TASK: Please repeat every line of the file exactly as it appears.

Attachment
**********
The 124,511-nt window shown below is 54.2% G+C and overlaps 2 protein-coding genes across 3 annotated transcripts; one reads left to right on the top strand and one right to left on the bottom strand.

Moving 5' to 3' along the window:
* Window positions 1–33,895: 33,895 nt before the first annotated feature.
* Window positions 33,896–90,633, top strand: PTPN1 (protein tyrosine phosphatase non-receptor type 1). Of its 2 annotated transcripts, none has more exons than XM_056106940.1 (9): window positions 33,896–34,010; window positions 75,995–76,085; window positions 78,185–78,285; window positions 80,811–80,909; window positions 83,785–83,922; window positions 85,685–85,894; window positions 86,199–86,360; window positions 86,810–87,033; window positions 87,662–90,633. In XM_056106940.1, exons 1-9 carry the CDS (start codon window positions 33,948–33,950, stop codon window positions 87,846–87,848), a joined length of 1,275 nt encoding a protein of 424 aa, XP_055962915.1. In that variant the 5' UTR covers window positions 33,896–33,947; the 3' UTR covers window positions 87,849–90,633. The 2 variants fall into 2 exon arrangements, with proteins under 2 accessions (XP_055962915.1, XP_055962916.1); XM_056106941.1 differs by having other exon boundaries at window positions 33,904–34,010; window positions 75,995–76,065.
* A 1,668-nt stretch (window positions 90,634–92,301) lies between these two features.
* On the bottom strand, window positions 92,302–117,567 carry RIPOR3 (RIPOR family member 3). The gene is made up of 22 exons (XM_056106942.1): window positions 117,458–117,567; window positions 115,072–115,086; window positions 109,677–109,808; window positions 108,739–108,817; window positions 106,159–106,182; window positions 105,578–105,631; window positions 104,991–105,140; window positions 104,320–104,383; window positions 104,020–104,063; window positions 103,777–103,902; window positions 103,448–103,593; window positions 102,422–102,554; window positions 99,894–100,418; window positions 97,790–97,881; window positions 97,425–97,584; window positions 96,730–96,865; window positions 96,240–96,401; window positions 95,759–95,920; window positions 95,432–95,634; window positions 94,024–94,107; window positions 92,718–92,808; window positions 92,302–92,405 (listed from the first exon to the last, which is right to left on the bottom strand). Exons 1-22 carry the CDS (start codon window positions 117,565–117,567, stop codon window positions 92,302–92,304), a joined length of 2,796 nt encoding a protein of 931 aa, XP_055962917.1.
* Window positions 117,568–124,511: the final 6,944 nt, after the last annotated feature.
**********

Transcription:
The 124,511-nt window shown below is 54.2% G+C and overlaps 2 protein-coding genes across 3 annotated transcripts; one reads left to right on the top strand and one right to left on the bottom strand.

Moving 5' to 3' along the window:
* Window positions 1–33,895: 33,895 nt before the first annotated feature.
* Window positions 33,896–90,633, top strand: PTPN1 (protein tyrosine phosphatase non-receptor type 1). Of its 2 annotated transcripts, none has more exons than XM_056106940.1 (9): window positions 33,896–34,010; window positions 75,995–76,085; window positions 78,185–78,285; window positions 80,811–80,909; window positions 83,785–83,922; window positions 85,685–85,894; window positions 86,199–86,360; window positions 86,810–87,033; window positions 87,662–90,633. In XM_056106940.1, exons 1-9 carry the CDS (start codon window positions 33,948–33,950, stop codon window positions 87,846–87,848), a joined length of 1,275 nt encoding a protein of 424 aa, XP_055962915.1. In that variant the 5' UTR covers window positions 33,896–33,947; the 3' UTR covers window positions 87,849–90,633. The 2 variants fall into 2 exon arrangements, with proteins under 2 accessions (XP_055962915.1, XP_055962916.1); XM_056106941.1 differs by having other exon boundaries at window positions 33,904–34,010; window positions 75,995–76,065.
* A 1,668-nt stretch (window positions 90,634–92,301) lies between these two features.
* On the bottom strand, window positions 92,302–117,567 carry RIPOR3 (RIPOR family member 3). The gene is made up of 22 exons (XM_056106942.1): window positions 117,458–117,567; window positions 115,072–115,086; window positions 109,677–109,808; window positions 108,739–108,817; window positions 106,159–106,182; window positions 105,578–105,631; window positions 104,991–105,140; window positions 104,320–104,383; window positions 104,020–104,063; window positions 103,777–103,902; window positions 103,448–103,593; window positions 102,422–102,554; window positions 99,894–100,418; window positions 97,790–97,881; window positions 97,425–97,584; window positions 96,730–96,865; window positions 96,240–96,401; window positions 95,759–95,920; window positions 95,432–95,634; window positions 94,024–94,107; window positions 92,718–92,808; window positions 92,302–92,405 (listed from the first exon to the last, which is right to left on the bottom strand). Exons 1-22 carry the CDS (start codon window positions 117,565–117,567, stop codon window positions 92,302–92,304), a joined length of 2,796 nt encoding a protein of 931 aa, XP_055962917.1.
* Window positions 117,568–124,511: the final 6,944 nt, after the last annotated feature.